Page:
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THE WYSONG e-HEALTH LETTER
~Thoughts for Thinking People~
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Table of Contents:
> Calcium and Vitamin D to Reduce Colorectal Cancer Risk
> Chicken Soup Really Does Help
> Deodorant Linked to Breast Cancer?
> It's Not the Alcohol.
>
Leisure Activities Cut Risk of Dementia
> Smoking Raises Breast Cancer Risk
> Soak Dry Hands
> Vitamin D to Prevent Multiple Sclerosis


SHORTS
Current Research and Thoughts You Can Use for Health and Healing
...And Which Verify The Wysong Optimal Health Programô
CALCIUM AND VITAMIN D TO REDUCE COLORECTAL CANCER RISKA recent study showed that vitamin D and calcium taken together reduce the risk of colorectal cancer, but are essentially ineffective when taken alone.  Researchers report calcium supplements prevent tumor growth only in people who have higher than normal levels of vitamin D. Similarly, vitamin D levels are associated with reduced occurrence of tumors only in those individuals who are taking calcium supplements. (J Natl Cancer Inst, 2003; 95(23):1765-71 .)
    *For more help, please search our website (http://www.wysong.net/search.shtml) for the words "calcium," "vitamin D" or "colon cancer," or write to us at eHealthLetter@wysong.net and we will be happy to provide further references.
 
CHICKEN SOUP REALLY DOES HELPDoctors and researchers – not to mention grandma – say chicken soup actually helps reduce the inflammation and mucus production characteristic of a cold.  The result?   A nose that is less stuffy, a throat that isn't as sore, less coughing and less congestion.  It is not a cure, but it does make cold and flu sufferers feel better.   Researchers speculate that it is a combination of things, from the vitamins and minerals in the ingredients to the heat of the soup, which provides these benefits.   And, of course, soup is a liquid, which is recommended for cold and flu sufferers to stave off dehydration.  (Chest, 2000; 118(4):1150-7.)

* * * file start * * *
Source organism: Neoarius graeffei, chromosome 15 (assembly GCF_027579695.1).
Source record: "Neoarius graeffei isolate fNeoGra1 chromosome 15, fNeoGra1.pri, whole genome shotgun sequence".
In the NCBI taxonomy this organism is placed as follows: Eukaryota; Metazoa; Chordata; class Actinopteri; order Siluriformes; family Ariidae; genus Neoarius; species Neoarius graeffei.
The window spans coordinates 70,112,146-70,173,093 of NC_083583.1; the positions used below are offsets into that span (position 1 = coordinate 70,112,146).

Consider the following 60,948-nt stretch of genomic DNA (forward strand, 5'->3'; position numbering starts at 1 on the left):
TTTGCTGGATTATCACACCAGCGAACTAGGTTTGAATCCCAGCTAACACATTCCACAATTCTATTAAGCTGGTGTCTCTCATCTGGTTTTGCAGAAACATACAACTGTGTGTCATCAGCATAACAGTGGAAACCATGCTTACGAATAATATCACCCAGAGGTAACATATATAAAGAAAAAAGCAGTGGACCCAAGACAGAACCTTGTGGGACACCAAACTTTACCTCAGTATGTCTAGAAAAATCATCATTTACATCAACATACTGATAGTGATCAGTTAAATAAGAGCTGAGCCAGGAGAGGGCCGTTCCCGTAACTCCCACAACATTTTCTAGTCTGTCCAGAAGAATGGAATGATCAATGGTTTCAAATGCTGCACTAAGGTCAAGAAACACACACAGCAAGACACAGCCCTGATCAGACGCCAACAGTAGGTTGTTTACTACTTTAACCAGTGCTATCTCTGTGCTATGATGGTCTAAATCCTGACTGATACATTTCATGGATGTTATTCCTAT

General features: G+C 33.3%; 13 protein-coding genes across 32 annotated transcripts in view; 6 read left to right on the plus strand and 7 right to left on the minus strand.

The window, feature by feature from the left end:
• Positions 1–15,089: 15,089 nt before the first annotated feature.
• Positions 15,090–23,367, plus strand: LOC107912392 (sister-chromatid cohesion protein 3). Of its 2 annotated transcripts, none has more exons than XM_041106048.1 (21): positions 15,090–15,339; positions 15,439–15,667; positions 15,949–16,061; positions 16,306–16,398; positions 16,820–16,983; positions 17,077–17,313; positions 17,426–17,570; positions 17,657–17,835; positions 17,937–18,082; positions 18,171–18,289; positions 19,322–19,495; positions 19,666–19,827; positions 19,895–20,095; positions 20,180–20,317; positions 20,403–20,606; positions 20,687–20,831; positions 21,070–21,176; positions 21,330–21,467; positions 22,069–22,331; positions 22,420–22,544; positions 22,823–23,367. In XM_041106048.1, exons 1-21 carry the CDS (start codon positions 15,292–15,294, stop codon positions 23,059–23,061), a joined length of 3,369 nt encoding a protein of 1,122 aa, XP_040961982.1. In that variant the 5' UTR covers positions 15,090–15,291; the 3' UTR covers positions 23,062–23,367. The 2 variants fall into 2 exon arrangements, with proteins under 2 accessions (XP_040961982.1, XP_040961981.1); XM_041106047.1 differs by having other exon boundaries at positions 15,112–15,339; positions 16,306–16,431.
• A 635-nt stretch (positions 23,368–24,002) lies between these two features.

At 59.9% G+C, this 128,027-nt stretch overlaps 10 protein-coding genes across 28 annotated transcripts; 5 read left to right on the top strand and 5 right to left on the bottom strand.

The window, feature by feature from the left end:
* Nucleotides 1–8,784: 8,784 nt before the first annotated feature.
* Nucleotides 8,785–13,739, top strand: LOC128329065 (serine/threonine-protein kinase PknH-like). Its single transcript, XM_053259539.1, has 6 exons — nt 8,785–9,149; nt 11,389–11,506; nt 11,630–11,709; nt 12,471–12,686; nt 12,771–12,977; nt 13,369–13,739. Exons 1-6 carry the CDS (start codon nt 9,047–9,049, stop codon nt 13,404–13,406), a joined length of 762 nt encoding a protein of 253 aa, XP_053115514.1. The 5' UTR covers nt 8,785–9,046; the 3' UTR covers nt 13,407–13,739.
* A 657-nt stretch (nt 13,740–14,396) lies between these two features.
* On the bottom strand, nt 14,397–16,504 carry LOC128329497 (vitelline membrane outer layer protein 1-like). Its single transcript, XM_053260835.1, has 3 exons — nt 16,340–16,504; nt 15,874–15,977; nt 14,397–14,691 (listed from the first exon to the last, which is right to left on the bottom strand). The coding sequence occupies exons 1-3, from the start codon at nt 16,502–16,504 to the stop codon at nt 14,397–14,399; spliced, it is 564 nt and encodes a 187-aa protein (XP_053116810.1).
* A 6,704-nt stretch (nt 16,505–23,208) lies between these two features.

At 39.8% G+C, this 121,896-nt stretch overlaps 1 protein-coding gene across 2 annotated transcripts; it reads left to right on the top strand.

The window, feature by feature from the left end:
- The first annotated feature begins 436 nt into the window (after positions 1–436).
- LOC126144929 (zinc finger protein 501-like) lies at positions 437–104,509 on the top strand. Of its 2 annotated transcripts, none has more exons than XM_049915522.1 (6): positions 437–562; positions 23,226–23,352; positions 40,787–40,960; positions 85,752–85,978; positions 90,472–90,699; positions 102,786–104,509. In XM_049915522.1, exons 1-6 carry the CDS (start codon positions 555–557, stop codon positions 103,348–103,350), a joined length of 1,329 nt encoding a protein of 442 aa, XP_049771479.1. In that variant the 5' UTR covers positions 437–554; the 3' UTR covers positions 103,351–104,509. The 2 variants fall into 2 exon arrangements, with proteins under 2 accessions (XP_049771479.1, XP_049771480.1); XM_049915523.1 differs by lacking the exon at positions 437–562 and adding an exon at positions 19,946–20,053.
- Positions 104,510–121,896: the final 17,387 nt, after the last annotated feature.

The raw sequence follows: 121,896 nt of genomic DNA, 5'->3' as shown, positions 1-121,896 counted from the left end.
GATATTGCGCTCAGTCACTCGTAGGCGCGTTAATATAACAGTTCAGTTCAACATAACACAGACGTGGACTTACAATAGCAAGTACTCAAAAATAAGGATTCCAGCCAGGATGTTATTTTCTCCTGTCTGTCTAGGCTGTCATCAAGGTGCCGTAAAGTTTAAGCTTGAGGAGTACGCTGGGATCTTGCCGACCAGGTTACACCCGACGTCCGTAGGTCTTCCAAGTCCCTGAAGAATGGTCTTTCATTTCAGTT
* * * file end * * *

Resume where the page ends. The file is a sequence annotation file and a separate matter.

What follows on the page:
*For more help, please search our website (http://www.wysong.net/search.shtml) for the word "cold," or write to us at eHealthLetter@wysong.net and we will be happy to provide further references.
 
DEODORANT LINKED TO BREAST CANCER?Researchers speculate that there are plausible scientific mechanisms by which the urban legend that underarm antiperspirants cause breast cancer could have some validity.  Scientists believe the culprits in these antiperspirants are the toxins in aluminum salts such as aluminum chlorohydrate, which don't normally penetrate the skin enough to cause a problem...unless the skin is shaven. If the skin is disrupted by shaving, it can open up the door, because just under the skin is the lymphatic system, which is connected to the breast.
    *For more help, please search our website (http://www.wysong.net/search.shtml) for the words "antiperspirant" or "deodorant," or write to us at eHealthLetter@wysong.net and we will be happy to provide further references.
 
IT'S NOT THE ALCOHOL:  A recent study has shown that it is not the alcohol in red wine that is beneficial to health.  The study indicated that the consumption of dealcoholized red wine, which contains polyphenolic compounds, decreases atherosclerosis (as do red and, to a lesser degree, white wines).  Researchers determined that when consumed in moderation, dealcoholized red wine may decrease atherosclerosis. (Am J Clin Nutr, 2004; 79(1):123-30.)
    *For more help, please search our website (http://www.wysong.net/search.shtml) for the words "wine" or "heart," or write to us at eHealthLetter@wysong.net and we will be happy to provide further references.
 
LEISURE ACTIVITIES CUT RISK OF DEMENTIAA study in the New England Journal of Medicine has determined that leisure activities – such as reading, playing board games, playing musical instruments and dancing – are associated with a reduced risk of dementia.  For example, people who solve crossword puzzles four times a week reduce their risk of dementia to nearly half that of subjects who do puzzles only once a week.